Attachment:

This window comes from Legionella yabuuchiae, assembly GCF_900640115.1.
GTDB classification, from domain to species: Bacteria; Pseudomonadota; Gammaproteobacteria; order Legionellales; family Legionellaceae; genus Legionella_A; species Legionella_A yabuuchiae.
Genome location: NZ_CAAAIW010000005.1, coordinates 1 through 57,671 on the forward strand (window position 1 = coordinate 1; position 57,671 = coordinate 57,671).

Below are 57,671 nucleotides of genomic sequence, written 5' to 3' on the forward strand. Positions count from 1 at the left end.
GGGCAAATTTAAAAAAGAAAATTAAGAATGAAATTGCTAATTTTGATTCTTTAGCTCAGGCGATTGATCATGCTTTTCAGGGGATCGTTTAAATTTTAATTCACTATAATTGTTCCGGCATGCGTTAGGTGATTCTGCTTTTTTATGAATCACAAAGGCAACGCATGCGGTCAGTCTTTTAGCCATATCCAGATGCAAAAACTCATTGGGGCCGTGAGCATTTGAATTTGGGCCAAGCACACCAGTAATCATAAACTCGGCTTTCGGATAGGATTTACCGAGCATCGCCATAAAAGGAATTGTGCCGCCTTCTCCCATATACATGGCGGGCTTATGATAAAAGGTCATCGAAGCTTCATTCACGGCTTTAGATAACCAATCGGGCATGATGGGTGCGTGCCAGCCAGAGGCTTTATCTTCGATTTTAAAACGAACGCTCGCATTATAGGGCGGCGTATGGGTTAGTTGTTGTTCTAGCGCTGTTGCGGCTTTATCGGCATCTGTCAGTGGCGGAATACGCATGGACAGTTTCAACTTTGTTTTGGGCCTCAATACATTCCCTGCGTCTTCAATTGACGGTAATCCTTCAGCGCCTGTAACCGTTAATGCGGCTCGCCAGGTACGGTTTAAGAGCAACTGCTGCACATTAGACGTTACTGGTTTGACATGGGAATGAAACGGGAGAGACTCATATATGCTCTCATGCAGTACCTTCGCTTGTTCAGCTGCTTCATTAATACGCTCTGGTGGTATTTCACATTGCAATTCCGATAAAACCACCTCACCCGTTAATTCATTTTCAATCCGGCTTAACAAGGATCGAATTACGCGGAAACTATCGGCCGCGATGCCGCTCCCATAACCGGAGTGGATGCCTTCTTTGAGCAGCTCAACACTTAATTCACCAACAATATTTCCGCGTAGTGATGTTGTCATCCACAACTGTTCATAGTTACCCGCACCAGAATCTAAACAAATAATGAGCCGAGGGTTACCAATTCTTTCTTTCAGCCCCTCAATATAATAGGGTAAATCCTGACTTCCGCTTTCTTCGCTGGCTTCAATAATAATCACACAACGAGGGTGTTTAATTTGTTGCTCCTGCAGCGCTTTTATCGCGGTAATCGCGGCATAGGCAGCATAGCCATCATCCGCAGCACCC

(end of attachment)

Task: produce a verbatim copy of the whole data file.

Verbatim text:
This window comes from Legionella yabuuchiae, assembly GCF_900640115.1.
GTDB classification, from domain to species: Bacteria; Pseudomonadota; Gammaproteobacteria; order Legionellales; family Legionellaceae; genus Legionella_A; species Legionella_A yabuuchiae.
Genome location: NZ_CAAAIW010000005.1, coordinates 1 through 57,671 on the forward strand (window position 1 = coordinate 1; position 57,671 = coordinate 57,671).

Below are 57,671 nucleotides of genomic sequence, written 5' to 3' on the forward strand. Positions count from 1 at the left end.
GGGCAAATTTAAAAAAGAAAATTAAGAATGAAATTGCTAATTTTGATTCTTTAGCTCAGGCGATTGATCATGCTTTTCAGGGGATCGTTTAAATTTTAATTCACTATAATTGTTCCGGCATGCGTTAGGTGATTCTGCTTTTTTATGAATCACAAAGGCAACGCATGCGGTCAGTCTTTTAGCCATATCCAGATGCAAAAACTCATTGGGGCCGTGAGCATTTGAATTTGGGCCAAGCACACCAGTAATCATAAACTCGGCTTTCGGATAGGATTTACCGAGCATCGCCATAAAAGGAATTGTGCCGCCTTCTCCCATATACATGGCGGGCTTATGATAAAAGGTCATCGAAGCTTCATTCACGGCTTTAGATAACCAATCGGGCATGATGGGTGCGTGCCAGCCAGAGGCTTTATCTTCGATTTTAAAACGAACGCTCGCATTATAGGGCGGCGTATGGGTTAGTTGTTGTTCTAGCGCTGTTGCGGCTTTATCGGCATCTGTCAGTGGCGGAATACGCATGGACAGTTTCAACTTTGTTTTGGGCCTCAATACATTCCCTGCGTCTTCAATTGACGGTAATCCTTCAGCGCCTGTAACCGTTAATGCGGCTCGCCAGGTACGGTTTAAGAGCAACTGCTGCACATTAGACGTTACTGGTTTGACATGGGAATGAAACGGGAGAGACTCATATATGCTCTCATGCAGTACCTTCGCTTGTTCAGCTGCTTCATTAATACGCTCTGGTGGTATTTCACATTGCAATTCCGATAAAACCACCTCACCCGTTAATTCATTTTCAATCCGGCTTAACAAGGATCGAATTACGCGGAAACTATCGGCCGCGATGCCGCTCCCATAACCGGAGTGGATGCCTTCTTTGAGCAGCTCAACACTTAATTCACCAACAATATTTCCGCGTAGTGATGTTGTCATCCACAACTGTTCATAGTTACCCGCACCAGAATCTAAACAAATAATGAGCCGAGGGTTACCAATTCTTTCTTTCAGCCCCTCAATATAATAGGGTAAATCCTGACTTCCGCTTTCTTCGCTGGCTTCAATAATAATCACACAACGAGGGTGTTTAATTTGTTGCTCCTGCAGCGCTTTTATCGCGGTAATCGCGGCATAGGCAGCATAGCCATCATCCGCAGCACCC